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Facebook has finally closed its $21.8 billion WhatsApp deal

The European Commission approved the sale a few days ago.

Image: AP Photo/Patrick Sison

FACEBOOK HAS FINALLY closed its deal for the instant messaging service WhatsApp, a few days after the European Commission approved the deal.

The deal, which was originally announced in February, was confirmed in a document filed with the US Securities and Exchange Commission. In addition to it now being a subsidiary of Facebook, it means that WhatsApp co-founder Jan Koum is now a member of Facebook’s Board of Directors.

He will remain chief executive of WhatsApp, and will receive $1 in an annual salary, similar to Facebook’s CEO Mark Zuckerberg, and restricted stock units worth nearly $2 billion.

Last Friday, the European Commission authorised Facebook’s deal with WhatsApp, and found that it and Facebook Messenger were not close competitors. It said that consumers would continue to have a wide choice of alternative consumer communications apps after the deal was completed.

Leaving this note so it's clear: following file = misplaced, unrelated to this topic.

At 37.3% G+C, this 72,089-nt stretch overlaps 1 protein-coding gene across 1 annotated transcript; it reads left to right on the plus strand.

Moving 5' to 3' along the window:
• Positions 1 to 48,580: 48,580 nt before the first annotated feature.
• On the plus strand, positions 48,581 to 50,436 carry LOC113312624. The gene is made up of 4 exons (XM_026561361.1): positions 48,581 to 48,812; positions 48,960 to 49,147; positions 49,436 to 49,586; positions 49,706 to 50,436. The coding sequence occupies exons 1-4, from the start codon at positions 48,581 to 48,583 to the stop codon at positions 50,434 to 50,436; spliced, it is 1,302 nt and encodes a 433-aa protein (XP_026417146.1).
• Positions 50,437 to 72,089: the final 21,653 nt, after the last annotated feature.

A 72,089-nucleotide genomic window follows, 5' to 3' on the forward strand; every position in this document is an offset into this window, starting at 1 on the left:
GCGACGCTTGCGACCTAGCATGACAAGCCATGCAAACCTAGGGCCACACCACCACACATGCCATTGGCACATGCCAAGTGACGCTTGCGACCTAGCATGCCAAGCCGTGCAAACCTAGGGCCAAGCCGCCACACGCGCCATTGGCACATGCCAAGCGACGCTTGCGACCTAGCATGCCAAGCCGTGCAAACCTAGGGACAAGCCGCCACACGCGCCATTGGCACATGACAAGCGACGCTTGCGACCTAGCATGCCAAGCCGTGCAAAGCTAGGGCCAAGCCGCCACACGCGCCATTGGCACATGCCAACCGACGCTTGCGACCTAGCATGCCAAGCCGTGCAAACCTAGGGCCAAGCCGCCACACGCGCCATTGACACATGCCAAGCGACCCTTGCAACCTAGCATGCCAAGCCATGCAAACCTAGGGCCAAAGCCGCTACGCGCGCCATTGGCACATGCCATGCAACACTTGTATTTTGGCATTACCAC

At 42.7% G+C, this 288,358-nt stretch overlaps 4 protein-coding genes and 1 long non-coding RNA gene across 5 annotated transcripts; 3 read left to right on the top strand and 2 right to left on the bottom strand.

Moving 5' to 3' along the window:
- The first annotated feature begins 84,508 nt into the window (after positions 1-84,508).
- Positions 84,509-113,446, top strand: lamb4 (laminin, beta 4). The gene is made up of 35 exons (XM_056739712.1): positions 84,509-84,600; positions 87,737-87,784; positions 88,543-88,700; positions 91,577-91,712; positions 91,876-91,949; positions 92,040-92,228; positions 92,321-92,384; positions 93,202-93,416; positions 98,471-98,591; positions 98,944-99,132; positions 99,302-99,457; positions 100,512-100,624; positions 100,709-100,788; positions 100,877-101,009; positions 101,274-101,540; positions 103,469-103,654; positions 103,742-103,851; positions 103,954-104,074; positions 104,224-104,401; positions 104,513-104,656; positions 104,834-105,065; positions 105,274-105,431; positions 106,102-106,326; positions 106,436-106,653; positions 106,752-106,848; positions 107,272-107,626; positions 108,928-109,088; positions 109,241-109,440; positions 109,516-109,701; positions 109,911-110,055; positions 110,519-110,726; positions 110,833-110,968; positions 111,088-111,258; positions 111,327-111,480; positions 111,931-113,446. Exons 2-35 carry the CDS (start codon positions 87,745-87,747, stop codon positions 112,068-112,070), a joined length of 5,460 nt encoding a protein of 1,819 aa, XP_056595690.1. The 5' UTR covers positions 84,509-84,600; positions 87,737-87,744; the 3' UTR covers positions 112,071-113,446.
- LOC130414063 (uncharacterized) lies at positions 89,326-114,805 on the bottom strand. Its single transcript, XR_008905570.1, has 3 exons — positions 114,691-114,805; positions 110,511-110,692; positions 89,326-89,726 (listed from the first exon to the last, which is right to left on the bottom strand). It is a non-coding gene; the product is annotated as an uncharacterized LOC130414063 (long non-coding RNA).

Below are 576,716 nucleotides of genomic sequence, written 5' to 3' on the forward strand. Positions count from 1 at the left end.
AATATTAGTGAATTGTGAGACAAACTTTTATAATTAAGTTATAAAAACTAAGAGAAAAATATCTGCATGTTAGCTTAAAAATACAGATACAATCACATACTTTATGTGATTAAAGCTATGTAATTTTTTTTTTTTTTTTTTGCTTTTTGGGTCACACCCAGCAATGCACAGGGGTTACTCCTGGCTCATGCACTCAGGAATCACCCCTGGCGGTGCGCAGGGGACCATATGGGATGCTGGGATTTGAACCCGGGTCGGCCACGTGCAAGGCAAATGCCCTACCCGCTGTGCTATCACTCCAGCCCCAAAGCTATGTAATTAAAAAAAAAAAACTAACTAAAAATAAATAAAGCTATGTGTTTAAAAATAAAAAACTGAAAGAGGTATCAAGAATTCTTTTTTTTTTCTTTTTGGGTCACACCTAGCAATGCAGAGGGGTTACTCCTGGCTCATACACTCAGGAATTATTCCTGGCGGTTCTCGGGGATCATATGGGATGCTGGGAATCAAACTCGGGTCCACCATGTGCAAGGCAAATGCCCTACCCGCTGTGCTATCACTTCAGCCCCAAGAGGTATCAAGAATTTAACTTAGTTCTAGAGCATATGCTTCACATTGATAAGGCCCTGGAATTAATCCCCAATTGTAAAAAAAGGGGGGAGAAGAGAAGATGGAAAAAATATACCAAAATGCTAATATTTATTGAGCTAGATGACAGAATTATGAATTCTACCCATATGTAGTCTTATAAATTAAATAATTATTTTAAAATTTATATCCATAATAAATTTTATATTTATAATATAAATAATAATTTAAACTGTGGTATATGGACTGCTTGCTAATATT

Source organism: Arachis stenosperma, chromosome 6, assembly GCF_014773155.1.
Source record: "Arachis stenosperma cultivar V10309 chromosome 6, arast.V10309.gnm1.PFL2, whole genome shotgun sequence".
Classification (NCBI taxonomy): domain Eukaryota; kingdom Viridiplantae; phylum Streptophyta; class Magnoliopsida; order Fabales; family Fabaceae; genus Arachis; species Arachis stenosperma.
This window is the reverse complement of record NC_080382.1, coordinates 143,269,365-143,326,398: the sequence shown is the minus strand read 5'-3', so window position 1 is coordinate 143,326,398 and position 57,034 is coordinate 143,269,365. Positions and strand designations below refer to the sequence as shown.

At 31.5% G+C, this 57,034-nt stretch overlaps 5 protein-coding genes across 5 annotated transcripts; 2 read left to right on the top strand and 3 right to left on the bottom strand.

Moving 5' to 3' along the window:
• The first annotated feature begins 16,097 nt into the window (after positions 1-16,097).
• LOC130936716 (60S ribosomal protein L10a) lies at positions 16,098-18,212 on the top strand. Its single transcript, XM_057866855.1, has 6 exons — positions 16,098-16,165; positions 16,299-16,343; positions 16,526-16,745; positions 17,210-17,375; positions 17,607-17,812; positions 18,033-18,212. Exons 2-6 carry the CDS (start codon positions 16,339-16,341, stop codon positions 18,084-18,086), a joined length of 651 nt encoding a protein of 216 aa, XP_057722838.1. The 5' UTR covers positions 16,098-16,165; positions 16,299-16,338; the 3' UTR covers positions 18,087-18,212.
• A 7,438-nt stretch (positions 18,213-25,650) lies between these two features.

It also found that the two apps had enough differences to separate them. For example, WhatsApp uses phone numbers while Facebook Messenger requires you to set up a profile before using it.

The app has more than 600 million active users worldwide and Facebook has said it will run WhatsApp as a separate entity.

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According to Re/Code, the deal is now worth $21.8 billion, mainly because the value of Facebook stock has increased.

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About the author:

Quinton O'Reilly

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